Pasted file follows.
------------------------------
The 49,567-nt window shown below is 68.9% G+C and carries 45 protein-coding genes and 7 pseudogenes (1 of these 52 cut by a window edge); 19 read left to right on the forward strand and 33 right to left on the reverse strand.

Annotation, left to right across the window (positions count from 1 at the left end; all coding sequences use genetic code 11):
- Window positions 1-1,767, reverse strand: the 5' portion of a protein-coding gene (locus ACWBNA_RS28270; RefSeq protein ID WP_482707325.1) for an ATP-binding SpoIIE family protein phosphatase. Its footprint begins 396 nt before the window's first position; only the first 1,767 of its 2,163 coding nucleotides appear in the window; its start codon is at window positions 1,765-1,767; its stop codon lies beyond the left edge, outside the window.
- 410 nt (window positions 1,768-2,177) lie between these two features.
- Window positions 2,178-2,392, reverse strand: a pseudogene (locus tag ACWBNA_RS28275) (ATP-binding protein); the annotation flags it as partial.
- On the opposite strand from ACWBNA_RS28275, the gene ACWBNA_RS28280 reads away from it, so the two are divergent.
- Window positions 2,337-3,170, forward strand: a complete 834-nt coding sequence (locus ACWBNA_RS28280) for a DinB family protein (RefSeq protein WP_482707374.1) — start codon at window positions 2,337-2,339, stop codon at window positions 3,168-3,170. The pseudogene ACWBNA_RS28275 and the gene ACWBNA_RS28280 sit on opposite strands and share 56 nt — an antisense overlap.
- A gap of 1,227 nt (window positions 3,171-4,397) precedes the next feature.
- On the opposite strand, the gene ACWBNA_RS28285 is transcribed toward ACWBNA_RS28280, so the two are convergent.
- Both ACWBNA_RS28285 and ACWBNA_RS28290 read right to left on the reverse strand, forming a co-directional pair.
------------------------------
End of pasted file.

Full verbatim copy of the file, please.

The 49,567-nt window shown below is 68.9% G+C and carries 45 protein-coding genes and 7 pseudogenes (1 of these 52 cut by a window edge); 19 read left to right on the forward strand and 33 right to left on the reverse strand.

Annotation, left to right across the window (positions count from 1 at the left end; all coding sequences use genetic code 11):
- Window positions 1-1,767, reverse strand: the 5' portion of a protein-coding gene (locus ACWBNA_RS28270; RefSeq protein ID WP_482707325.1) for an ATP-binding SpoIIE family protein phosphatase. Its footprint begins 396 nt before the window's first position; only the first 1,767 of its 2,163 coding nucleotides appear in the window; its start codon is at window positions 1,765-1,767; its stop codon lies beyond the left edge, outside the window.
- 410 nt (window positions 1,768-2,177) lie between these two features.
- Window positions 2,178-2,392, reverse strand: a pseudogene (locus tag ACWBNA_RS28275) (ATP-binding protein); the annotation flags it as partial.
- On the opposite strand from ACWBNA_RS28275, the gene ACWBNA_RS28280 reads away from it, so the two are divergent.
- Window positions 2,337-3,170, forward strand: a complete 834-nt coding sequence (locus ACWBNA_RS28280) for a DinB family protein (RefSeq protein WP_482707374.1) — start codon at window positions 2,337-2,339, stop codon at window positions 3,168-3,170. The pseudogene ACWBNA_RS28275 and the gene ACWBNA_RS28280 sit on opposite strands and share 56 nt — an antisense overlap.
- A gap of 1,227 nt (window positions 3,171-4,397) precedes the next feature.
- On the opposite strand, the gene ACWBNA_RS28285 is transcribed toward ACWBNA_RS28280, so the two are convergent.
- Both ACWBNA_RS28285 and ACWBNA_RS28290 read right to left on the reverse strand, forming a co-directional pair.